People who gathered at last Sunday’s Save Westernport rally in Hastings assembled into the shape of an enormous ship just HALF the length of the 295m gas processing tanker that AGL want to PERMANENTLY moor at Crib Point jetty.
In her speech at the rally Karri Giles from Westernport Bay Protection Council said people who scuba dive say that Westernport Bay is more healthy and diverse now than most places around the world.
Westernport Bay is worth billions every year in its healthy state, and is too precious to lose.
We will ask for a bond if the full-scale [Kawasaki] project is proposed.
The economy of this area depends on it being a recreational area with the associated health benefits.
Today here we are beach goers, sailors, scuba divers, residents, holiday house owners, ecotour operators, marine educators, school camp operators, restaurateurs, surfers, snorkelers, dog walker, fishers, paddlers, and boaters We love Westernport Bay and will fight for it!
– Karri Giles, from her rally speech on July 1st
Common sense and science should tell us that this industrial development is not suitable for Westernport, and an Environmental Effects Study [EES] will confirm that fact.
Now that we understand the disastrous effect that pollution from industry has had on the seagrasses and mangroves in the Bay, these industries must not be allowed to operate in the rare areas that still remain. The mangroves and seagrasses that support so much of the marine life in the Bay are only beginning to regenerate since the downsizing of the petrochemical industry in Westernport.
Areas of undisturbed or rehabilitating wilderness must take priority over the location of heavy industry, and big companies like AGL whose track record with the environment is so poor must be required to pay a bond large enough to offset damage caused by their operations.
It’s not as if any amount of money could ever compensate for the loss of precious wilderness and essential habitat, but it should ensure that proper precautions are taken by corporate interests whose only serious considerations otherwise tend to be their bottom line and the corners they can cut to improve it. A tennant cannot secure the right to rent a property they don’t own without an upfront payment for any potential damage. Why should it be any different for companies? Our natural resources need to be protected in the same way from the likely hazards of big industry.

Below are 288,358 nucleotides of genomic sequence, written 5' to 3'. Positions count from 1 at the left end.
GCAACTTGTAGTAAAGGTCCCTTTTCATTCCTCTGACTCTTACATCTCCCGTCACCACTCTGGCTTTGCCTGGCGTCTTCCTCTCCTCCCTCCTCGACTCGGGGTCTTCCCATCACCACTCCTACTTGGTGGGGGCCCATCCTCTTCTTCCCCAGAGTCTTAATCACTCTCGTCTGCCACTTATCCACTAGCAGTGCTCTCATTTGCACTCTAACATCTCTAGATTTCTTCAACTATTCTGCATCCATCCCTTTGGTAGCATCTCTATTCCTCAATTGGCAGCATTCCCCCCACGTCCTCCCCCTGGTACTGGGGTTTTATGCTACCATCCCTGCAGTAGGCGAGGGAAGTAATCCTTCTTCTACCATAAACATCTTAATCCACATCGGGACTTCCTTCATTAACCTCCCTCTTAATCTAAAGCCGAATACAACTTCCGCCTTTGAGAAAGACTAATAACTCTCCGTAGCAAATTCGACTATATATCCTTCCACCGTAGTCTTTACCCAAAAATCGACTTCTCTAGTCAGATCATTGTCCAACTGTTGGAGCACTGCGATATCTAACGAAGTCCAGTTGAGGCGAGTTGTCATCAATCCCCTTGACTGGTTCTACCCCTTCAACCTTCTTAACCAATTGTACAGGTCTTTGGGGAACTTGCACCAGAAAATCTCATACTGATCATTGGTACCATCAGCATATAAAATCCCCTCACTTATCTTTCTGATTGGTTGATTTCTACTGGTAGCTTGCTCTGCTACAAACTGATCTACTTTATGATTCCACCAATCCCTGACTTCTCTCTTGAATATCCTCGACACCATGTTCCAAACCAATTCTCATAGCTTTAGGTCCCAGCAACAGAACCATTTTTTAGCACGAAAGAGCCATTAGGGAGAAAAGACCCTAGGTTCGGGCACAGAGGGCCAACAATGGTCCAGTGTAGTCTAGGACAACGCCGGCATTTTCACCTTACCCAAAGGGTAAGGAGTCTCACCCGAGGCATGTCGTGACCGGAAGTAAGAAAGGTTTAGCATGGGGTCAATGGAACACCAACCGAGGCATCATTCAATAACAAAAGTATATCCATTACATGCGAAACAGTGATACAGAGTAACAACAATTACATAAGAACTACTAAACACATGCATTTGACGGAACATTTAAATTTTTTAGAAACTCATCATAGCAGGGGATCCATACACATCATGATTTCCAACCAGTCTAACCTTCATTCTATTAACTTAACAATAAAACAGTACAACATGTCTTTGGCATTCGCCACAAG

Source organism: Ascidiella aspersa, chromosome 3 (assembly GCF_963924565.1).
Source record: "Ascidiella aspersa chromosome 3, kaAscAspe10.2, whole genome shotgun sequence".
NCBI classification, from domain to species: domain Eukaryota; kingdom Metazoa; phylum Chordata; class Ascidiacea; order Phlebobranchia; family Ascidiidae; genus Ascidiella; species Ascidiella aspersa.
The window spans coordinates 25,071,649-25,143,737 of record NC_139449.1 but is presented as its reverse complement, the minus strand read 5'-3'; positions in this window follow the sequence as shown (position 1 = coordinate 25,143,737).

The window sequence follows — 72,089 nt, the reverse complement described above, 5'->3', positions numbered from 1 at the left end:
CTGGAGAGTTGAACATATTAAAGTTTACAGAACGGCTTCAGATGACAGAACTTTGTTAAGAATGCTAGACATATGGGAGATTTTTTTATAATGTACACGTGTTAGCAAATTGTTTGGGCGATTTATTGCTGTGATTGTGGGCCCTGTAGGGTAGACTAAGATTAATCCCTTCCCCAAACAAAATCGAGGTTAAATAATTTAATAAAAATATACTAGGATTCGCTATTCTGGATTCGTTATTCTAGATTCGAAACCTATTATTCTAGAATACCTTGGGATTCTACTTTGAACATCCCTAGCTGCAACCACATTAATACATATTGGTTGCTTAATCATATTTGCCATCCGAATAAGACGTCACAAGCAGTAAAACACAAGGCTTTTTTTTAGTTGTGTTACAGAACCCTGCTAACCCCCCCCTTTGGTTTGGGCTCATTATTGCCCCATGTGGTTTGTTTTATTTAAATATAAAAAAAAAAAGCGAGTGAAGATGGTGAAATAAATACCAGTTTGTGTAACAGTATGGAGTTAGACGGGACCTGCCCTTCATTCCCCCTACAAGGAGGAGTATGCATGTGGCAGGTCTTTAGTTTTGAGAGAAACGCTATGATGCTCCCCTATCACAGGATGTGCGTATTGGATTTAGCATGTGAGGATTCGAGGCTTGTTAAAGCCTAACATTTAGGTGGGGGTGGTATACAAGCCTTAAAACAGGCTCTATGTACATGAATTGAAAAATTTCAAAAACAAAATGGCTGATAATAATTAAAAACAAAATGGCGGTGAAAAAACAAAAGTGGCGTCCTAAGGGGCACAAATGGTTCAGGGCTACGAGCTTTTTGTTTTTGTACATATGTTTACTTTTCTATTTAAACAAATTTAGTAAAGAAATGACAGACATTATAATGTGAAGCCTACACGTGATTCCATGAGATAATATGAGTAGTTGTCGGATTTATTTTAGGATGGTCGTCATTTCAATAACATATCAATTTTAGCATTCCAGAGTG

Communities that have been disadvantaged by accidents and damage caused by big industry have learned this the hard way.
During the unfortunate period when our old growth forests were being exported as woodchip, no one realised that ballast water in Japanese ships was carrying the Northern Pacific Seastar into our waters. The N.P. sea star has gone on to infest and devastate fish stocks in the cold woodchip ports of Port Phillip Bay and the Derwent estuary in Tasmania.
With the disastrous effect they have on marine life and their incredible ability to out-compete other marine organisms, we are extremely lucky that these exotic pests have not been introduced into Westernport.
We do not have the Northern Pacific sea star here, and we DO NOT WANT IT ! The most effective action we can take to avoid their introduction is to is to limit unnecessary shipping.
Under AGL’s proposal, up to 80 gas tankers per year would enter Westernport from around the world to dock and unload their cargo at Crib Point jetty. AGL has said that to avoid infestation from introduced marine life, LNG tankers would flush their balast tanks out at sea. But the company’s reps also admit that they would have NO CONTROL over these practices. The same is true of the essential safety and emergency training of international crews onboard the foreign ships supplying the permanent FSRU factory tanker with LNG.
The AGL proposal has so many risks to the Environment, to the safety and well being of local people, to local property values and to businesses and farms that will be disrupted all along the proposed route of the 60km pipeline to Pakenham.
Despite all their talk about “securing our energy future”, we now know that the AGL plan to import gas is not essential. It is intended only to secure opportunistically derived profits for that company and its shareholders, without care for any detrimental effect it would inevitably have on the people of Westernport and its precious Environment.
The project is ill-considered, unessential and unsupportable.